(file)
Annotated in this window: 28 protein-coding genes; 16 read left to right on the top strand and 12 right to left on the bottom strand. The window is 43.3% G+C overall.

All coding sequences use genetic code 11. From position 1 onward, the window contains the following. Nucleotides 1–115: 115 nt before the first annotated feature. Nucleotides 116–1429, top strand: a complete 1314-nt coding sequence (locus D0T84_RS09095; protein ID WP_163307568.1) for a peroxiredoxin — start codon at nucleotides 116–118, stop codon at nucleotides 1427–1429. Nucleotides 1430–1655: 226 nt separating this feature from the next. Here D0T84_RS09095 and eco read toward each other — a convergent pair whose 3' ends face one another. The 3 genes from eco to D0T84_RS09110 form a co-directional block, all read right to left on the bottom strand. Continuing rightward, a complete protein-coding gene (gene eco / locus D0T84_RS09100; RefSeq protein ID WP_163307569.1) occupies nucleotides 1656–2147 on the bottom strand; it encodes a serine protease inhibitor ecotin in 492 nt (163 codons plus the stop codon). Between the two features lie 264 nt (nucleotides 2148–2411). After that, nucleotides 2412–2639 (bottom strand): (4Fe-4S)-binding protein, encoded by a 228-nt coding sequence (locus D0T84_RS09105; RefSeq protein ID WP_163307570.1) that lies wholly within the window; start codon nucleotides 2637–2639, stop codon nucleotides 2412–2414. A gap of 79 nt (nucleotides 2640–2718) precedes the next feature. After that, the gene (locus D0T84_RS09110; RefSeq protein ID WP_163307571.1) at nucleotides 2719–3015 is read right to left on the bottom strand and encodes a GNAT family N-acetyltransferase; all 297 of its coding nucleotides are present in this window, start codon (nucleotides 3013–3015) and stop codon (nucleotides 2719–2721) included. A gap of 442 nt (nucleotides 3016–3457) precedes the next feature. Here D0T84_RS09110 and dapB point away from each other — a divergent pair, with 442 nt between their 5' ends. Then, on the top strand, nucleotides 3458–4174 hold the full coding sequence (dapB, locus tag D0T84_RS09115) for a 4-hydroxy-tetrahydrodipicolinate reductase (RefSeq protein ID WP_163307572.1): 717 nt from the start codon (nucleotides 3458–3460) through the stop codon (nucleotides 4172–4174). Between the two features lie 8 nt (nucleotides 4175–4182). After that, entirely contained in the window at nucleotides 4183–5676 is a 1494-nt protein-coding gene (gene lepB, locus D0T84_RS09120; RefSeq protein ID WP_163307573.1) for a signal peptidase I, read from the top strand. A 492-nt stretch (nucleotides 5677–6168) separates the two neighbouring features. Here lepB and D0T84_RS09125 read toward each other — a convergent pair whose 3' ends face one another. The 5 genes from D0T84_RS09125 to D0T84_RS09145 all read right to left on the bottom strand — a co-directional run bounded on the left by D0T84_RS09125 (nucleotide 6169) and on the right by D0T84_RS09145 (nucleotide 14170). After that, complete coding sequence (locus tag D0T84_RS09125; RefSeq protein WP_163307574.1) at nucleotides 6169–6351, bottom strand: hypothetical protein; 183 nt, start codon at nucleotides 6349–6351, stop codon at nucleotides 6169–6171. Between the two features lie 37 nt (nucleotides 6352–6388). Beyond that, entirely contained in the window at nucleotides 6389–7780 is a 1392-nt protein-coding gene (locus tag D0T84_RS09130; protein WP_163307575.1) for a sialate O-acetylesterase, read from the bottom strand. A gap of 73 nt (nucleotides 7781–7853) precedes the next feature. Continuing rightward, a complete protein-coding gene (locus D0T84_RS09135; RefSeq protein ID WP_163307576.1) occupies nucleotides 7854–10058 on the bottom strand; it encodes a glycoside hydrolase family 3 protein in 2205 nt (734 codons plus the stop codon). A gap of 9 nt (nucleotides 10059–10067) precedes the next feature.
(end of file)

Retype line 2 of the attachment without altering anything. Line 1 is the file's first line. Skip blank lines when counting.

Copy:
All coding sequences use genetic code 11. From position 1 onward, the window contains the following. Nucleotides 1–115: 115 nt before the first annotated feature. Nucleotides 116–1429, top strand: a complete 1314-nt coding sequence (locus D0T84_RS09095; protein ID WP_163307568.1) for a peroxiredoxin — start codon at nucleotides 116–118, stop codon at nucleotides 1427–1429. Nucleotides 1430–1655: 226 nt separating this feature from the next. Here D0T84_RS09095 and eco read toward each other — a convergent pair whose 3' ends face one another. The 3 genes from eco to D0T84_RS09110 form a co-directional block, all read right to left on the bottom strand. Continuing rightward, a complete protein-coding gene (gene eco / locus D0T84_RS09100; RefSeq protein ID WP_163307569.1) occupies nucleotides 1656–2147 on the bottom strand; it encodes a serine protease inhibitor ecotin in 492 nt (163 codons plus the stop codon). Between the two features lie 264 nt (nucleotides 2148–2411). After that, nucleotides 2412–2639 (bottom strand): (4Fe-4S)-binding protein, encoded by a 228-nt coding sequence (locus D0T84_RS09105; RefSeq protein ID WP_163307570.1) that lies wholly within the window; start codon nucleotides 2637–2639, stop codon nucleotides 2412–2414. A gap of 79 nt (nucleotides 2640–2718) precedes the next feature. After that, the gene (locus D0T84_RS09110; RefSeq protein ID WP_163307571.1) at nucleotides 2719–3015 is read right to left on the bottom strand and encodes a GNAT family N-acetyltransferase; all 297 of its coding nucleotides are present in this window, start codon (nucleotides 3013–3015) and stop codon (nucleotides 2719–2721) included. A gap of 442 nt (nucleotides 3016–3457) precedes the next feature. Here D0T84_RS09110 and dapB point away from each other — a divergent pair, with 442 nt between their 5' ends. Then, on the top strand, nucleotides 3458–4174 hold the full coding sequence (dapB, locus tag D0T84_RS09115) for a 4-hydroxy-tetrahydrodipicolinate reductase (RefSeq protein ID WP_163307572.1): 717 nt from the start codon (nucleotides 3458–3460) through the stop codon (nucleotides 4172–4174). Between the two features lie 8 nt (nucleotides 4175–4182). After that, entirely contained in the window at nucleotides 4183–5676 is a 1494-nt protein-coding gene (gene lepB, locus D0T84_RS09120; RefSeq protein ID WP_163307573.1) for a signal peptidase I, read from the top strand. A 492-nt stretch (nucleotides 5677–6168) separates the two neighbouring features. Here lepB and D0T84_RS09125 read toward each other — a convergent pair whose 3' ends face one another. The 5 genes from D0T84_RS09125 to D0T84_RS09145 all read right to left on the bottom strand — a co-directional run bounded on the left by D0T84_RS09125 (nucleotide 6169) and on the right by D0T84_RS09145 (nucleotide 14170). After that, complete coding sequence (locus tag D0T84_RS09125; RefSeq protein WP_163307574.1) at nucleotides 6169–6351, bottom strand: hypothetical protein; 183 nt, start codon at nucleotides 6349–6351, stop codon at nucleotides 6169–6171. Between the two features lie 37 nt (nucleotides 6352–6388). Beyond that, entirely contained in the window at nucleotides 6389–7780 is a 1392-nt protein-coding gene (locus tag D0T84_RS09130; protein WP_163307575.1) for a sialate O-acetylesterase, read from the bottom strand. A gap of 73 nt (nucleotides 7781–7853) precedes the next feature. Continuing rightward, a complete protein-coding gene (locus D0T84_RS09135; RefSeq protein ID WP_163307576.1) occupies nucleotides 7854–10058 on the bottom strand; it encodes a glycoside hydrolase family 3 protein in 2205 nt (734 codons plus the stop codon). A gap of 9 nt (nucleotides 10059–10067) precedes the next feature.